Knowing there has been talk over the years of merging the public and Catholic boards, Ducharme questioned how that would happen. He said there are two unions representing workers so he wondered how it would work in terms of who has their job cut.

“If someone has any sort of action plan, I’d like to see it,” said Ducharme. “Show me a solution.”

The Catholic school board is “top heavy” with a lot of administration, he believes, and that while he doesn’t dispute people making a fair wage, he wants to ensure that teachers and in-school staff get the resources they need instead of “people at the top getting more and more.”

“There’s got to be some more accountability there,” said Ducharme.

Ducharme added that while he doesn’t have all the answers, he’d like to bring some new ideas to the board, if elected.

All three candidates live in LaSalle.

Open government, active transportation and tourism among McArthur’s vision

 

By Ron Giofu

 

Donald McArthur has covered his share of council meetings and now is trying to be a councillor.

McArthur, a former Windsor Star reporter and former executive producer at CBC Windsor, is running in the Oct. 22 election.

McArthur said the people he’s been speaking with “want to see us grow. They want to see us develop. They want to make sure there are jobs in town for their kids.”

McArthur said he wants to build on the momentum that he said Mayor Aldo DiCarlo and the current council have given the town.

Tourism needs to be promoted further, he believed, including landing a hotel. With a hotel, he said people will stay and spend money in town, which will create jobs and expand the tax base.

“We have to promote commercial and industrial development,” he continued.

McArthur cited a downtown incentive plan launched in Windsor, one that brought nine projects worth about $60 million. He also noted that construction activity in Leamington tripled due to cuts in development charges.

Similar ideas could work in Amherstburg, he believes.

“We need commercial and industrial growth,” he stated. “We can’t have residents paying for everything.”

Amherstburg “is the sum of its unique communities,” he said. The Cypher Systems Greenway is a “gift,” he continued, and “we have to leverage it.” He advocates a paved shoulder on Alma St. from Fryer St. to Meloche Road and said that could connect residents from McGregor to the downtown core through use of trails and bike lanes.

Regarding policing, McArthur said he is hearing concerns including whether the service people are used to will continue.

“What people are saying is ‘let’s move on and let’s make sure it works for Amherstburg’,” he said. “They don’t want to rip up the contract and cause a big fuss. Let’s see if it works as promised for Amherstburg.”

Donald McArthur is running for the position of councillor in the Oct. 22 municipal election.

McArthur believes in open government and pledges to keep constituents informed through social media, a website and a newsletter. Having open meetings is key, he added, and that he will lobby for as many meetings as possible to be held publicly.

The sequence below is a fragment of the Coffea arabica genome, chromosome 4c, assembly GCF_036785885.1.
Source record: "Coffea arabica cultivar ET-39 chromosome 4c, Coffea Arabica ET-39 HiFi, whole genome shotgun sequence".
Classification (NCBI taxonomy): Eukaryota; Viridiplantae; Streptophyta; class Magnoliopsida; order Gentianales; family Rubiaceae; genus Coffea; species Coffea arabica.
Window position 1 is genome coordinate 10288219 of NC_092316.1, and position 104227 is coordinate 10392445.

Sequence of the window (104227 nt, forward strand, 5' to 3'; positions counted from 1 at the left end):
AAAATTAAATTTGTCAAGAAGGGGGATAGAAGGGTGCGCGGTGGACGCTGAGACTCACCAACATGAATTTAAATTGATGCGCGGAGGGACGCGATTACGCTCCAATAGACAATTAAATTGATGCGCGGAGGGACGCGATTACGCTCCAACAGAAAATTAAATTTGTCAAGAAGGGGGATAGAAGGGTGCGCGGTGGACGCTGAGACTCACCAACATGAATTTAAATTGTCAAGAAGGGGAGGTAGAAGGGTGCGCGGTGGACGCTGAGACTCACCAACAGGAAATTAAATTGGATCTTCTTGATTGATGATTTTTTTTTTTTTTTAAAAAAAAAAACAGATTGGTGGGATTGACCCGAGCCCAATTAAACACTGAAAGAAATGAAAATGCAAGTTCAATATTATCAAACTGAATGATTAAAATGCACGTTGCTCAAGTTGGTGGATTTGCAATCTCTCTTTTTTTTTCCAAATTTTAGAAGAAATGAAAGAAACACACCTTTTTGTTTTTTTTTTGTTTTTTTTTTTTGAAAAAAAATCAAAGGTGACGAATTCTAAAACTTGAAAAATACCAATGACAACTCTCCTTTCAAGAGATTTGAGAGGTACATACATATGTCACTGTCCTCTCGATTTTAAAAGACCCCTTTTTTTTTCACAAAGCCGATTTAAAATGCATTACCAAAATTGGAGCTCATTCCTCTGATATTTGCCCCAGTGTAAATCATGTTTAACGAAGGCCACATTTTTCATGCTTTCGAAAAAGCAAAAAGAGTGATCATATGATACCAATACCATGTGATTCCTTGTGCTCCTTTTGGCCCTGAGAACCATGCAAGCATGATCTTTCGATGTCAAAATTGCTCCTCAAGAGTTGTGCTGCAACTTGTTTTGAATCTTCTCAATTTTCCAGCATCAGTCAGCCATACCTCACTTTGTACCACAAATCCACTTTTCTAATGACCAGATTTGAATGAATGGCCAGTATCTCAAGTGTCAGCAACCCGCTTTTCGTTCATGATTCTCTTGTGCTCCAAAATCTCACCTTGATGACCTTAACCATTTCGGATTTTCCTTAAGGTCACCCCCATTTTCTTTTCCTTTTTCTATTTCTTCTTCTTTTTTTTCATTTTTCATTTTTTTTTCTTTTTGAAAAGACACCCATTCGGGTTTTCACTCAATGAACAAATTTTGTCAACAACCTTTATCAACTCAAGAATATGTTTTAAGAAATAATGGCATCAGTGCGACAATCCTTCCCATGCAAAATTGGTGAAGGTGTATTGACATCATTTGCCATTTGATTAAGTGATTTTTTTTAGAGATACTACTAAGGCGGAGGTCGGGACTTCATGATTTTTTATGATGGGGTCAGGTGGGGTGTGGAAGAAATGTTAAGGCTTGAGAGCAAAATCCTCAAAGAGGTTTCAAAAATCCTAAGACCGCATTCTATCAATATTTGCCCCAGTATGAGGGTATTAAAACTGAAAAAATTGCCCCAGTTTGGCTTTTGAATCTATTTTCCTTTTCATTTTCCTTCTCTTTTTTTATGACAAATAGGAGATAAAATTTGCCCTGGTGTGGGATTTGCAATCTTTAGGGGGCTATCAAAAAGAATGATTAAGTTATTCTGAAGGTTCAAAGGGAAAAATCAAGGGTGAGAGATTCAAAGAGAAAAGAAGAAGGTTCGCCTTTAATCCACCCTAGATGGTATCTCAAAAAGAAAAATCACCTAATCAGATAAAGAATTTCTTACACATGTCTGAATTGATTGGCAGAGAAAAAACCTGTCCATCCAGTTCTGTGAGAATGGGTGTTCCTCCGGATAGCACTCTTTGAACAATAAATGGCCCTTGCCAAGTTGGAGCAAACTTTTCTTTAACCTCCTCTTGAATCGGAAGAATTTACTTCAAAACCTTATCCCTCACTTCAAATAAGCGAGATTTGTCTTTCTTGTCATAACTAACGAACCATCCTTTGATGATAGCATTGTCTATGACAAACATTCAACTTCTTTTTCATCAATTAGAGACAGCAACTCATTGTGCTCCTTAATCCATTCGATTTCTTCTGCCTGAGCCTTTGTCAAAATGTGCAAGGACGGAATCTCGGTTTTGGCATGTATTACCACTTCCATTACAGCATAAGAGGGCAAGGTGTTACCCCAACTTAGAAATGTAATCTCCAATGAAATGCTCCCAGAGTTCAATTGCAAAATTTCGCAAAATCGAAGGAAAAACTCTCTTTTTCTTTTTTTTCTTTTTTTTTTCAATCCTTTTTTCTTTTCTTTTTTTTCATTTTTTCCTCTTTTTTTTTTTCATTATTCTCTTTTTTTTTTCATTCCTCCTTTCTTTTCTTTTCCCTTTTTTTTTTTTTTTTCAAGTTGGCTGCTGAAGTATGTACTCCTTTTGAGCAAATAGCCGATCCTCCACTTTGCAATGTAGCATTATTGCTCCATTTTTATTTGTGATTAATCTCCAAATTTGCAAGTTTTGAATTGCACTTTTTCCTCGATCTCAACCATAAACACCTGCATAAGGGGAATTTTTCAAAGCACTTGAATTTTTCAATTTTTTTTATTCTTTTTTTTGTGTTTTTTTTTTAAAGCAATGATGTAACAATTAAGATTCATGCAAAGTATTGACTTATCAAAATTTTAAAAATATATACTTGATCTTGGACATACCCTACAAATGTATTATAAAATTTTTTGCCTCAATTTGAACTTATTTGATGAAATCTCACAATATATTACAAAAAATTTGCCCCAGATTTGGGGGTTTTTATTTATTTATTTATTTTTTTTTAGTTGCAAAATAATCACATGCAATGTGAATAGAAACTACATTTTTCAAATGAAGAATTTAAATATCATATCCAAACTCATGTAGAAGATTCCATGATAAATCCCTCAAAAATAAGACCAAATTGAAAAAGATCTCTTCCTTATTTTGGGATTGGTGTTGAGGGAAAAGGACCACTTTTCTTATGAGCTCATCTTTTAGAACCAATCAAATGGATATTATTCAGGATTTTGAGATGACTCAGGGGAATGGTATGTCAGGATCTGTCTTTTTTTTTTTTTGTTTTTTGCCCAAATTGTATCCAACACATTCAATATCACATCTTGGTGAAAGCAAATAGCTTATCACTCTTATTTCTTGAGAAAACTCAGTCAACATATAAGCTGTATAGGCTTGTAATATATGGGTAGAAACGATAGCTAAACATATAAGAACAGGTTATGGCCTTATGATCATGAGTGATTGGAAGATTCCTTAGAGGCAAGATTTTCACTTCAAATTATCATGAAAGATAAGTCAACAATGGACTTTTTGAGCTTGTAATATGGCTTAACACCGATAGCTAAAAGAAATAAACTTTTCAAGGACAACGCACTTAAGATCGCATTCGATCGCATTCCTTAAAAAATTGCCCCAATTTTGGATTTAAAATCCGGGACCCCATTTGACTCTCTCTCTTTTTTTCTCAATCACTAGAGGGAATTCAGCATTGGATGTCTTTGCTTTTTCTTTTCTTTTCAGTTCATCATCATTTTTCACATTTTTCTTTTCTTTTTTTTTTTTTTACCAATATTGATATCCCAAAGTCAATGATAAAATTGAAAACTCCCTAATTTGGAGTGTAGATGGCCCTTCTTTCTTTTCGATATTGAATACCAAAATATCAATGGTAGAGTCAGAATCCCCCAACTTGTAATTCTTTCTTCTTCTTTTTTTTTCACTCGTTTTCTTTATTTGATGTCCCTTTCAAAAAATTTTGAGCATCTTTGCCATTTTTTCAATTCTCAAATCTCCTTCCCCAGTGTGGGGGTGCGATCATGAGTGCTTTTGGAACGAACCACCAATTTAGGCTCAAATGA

Live streaming council meetings is something McArthur wants to explore, so more residents can watch meetings online.

“The more people are informed and invested in the democratic process, the better it will be for all of Amherstburg,” he said.

As for the Duffy’s site, McArthur believes the best use is an amphitheatre and festival plaza as it will help tourism.

“I don’t want to pave paradise and put up a parking lot,” he said, adding he is open to a creative solution.

McArthur said he supports using Belle Vue for such things as weddings, showers, and conferences but noted “it doesn’t come cheap.” There has to be a solid business case for Belle Vue and that fundraising avenues such as grants as well as supporting the Belle Vue Conservancy should be done.

“I think if you ask yourself if Amherstburg is better off today than it was four years ago, there’s no question it is,” said McArthur.

McArthur said DiCarlo and council “inherited a mess” and turned things around.

“They had to fill key positions and shore things up to make sure the right things were getting done,” he said.

McArthur believes the town should have hired a communications co-ordinator to focus on economic development and celebrate local success stories that highlight the benefits of living and investing in Amherstburg. LaSalle, Lakeshore, Leamington, and Essex all have one and Windsor has several, he said.

McArthur also would like to see a seniors advisory committee established to ensure seniors are engaged in the town. He also supports exploring the feasibility of an outdoor rink that could be used for other purposes in the warmer weather. He also would like to explore an off-leash dog park, noting that Amherstburg is home to the Woofa-Roo Pet Festival.